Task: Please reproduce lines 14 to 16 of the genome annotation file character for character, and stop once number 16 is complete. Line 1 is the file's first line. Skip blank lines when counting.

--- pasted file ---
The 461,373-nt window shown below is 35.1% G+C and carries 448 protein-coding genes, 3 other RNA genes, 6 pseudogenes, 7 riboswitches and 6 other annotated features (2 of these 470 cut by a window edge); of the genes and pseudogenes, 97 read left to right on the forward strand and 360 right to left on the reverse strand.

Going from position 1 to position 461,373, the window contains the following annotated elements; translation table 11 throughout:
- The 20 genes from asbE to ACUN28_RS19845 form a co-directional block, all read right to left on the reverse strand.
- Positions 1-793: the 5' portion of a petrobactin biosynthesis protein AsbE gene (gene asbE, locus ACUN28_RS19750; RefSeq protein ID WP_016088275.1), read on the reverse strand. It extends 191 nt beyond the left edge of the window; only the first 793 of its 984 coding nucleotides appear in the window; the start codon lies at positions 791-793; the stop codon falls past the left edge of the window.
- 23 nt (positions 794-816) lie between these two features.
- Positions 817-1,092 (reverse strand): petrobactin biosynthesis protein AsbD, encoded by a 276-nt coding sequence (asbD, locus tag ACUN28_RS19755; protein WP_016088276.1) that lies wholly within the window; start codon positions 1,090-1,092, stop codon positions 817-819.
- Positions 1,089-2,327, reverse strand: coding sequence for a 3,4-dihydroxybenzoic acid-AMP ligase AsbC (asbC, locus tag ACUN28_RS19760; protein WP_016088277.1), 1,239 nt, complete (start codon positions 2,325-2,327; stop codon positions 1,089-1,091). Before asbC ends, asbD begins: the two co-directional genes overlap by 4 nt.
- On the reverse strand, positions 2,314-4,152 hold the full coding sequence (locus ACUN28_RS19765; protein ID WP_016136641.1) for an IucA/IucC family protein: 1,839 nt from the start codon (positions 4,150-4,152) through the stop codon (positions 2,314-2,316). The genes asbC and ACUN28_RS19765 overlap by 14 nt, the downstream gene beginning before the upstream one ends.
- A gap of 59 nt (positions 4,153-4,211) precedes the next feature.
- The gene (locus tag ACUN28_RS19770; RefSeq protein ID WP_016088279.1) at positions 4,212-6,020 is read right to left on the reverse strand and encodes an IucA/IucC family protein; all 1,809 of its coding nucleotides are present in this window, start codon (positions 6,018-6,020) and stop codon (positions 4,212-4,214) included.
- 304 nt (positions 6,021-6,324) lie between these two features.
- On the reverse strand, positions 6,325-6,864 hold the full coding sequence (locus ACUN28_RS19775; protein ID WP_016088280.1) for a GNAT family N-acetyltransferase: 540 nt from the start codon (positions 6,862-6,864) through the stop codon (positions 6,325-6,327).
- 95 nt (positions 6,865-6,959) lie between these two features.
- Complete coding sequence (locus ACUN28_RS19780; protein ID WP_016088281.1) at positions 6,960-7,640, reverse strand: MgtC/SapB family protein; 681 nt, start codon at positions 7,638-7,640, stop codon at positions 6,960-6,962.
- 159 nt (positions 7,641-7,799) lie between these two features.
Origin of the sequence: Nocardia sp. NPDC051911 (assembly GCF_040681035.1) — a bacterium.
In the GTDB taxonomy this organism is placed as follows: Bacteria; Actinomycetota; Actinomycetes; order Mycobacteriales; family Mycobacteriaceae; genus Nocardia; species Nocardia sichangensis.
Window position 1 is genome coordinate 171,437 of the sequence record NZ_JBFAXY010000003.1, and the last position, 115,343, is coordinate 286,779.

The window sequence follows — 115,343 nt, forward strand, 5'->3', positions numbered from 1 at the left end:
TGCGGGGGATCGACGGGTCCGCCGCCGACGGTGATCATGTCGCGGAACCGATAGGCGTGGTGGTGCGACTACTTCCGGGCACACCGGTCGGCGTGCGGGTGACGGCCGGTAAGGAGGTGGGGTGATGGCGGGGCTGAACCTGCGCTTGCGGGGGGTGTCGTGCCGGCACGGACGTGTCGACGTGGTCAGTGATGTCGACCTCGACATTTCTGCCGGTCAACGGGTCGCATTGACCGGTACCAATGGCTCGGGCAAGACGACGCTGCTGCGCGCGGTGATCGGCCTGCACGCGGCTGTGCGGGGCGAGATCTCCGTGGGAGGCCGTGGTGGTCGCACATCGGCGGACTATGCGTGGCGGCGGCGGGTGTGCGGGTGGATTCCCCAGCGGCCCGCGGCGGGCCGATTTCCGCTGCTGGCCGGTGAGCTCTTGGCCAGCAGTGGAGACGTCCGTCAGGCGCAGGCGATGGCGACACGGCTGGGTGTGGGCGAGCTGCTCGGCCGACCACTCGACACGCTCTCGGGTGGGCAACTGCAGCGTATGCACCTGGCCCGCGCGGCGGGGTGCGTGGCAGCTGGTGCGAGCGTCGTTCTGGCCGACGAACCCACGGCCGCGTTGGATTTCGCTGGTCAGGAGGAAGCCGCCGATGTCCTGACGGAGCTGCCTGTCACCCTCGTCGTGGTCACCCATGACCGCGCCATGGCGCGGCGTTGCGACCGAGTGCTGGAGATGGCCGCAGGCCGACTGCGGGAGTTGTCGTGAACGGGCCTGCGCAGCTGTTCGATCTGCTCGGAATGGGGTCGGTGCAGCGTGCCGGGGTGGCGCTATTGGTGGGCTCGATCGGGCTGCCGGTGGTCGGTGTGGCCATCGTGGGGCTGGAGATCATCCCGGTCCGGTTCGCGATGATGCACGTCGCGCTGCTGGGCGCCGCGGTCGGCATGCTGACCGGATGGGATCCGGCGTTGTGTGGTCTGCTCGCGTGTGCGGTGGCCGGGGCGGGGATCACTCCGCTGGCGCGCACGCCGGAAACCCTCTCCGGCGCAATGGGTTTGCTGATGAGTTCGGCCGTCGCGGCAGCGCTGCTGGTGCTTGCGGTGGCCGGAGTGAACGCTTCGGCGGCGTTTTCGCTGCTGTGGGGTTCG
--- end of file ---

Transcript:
- Complete coding sequence (locus ACUN28_RS19780; protein ID WP_016088281.1) at positions 6,960-7,640, reverse strand: MgtC/SapB family protein; 681 nt, start codon at positions 7,638-7,640, stop codon at positions 6,960-6,962.
- 159 nt (positions 7,641-7,799) lie between these two features.
Origin of the sequence: Nocardia sp. NPDC051911 (assembly GCF_040681035.1) — a bacterium.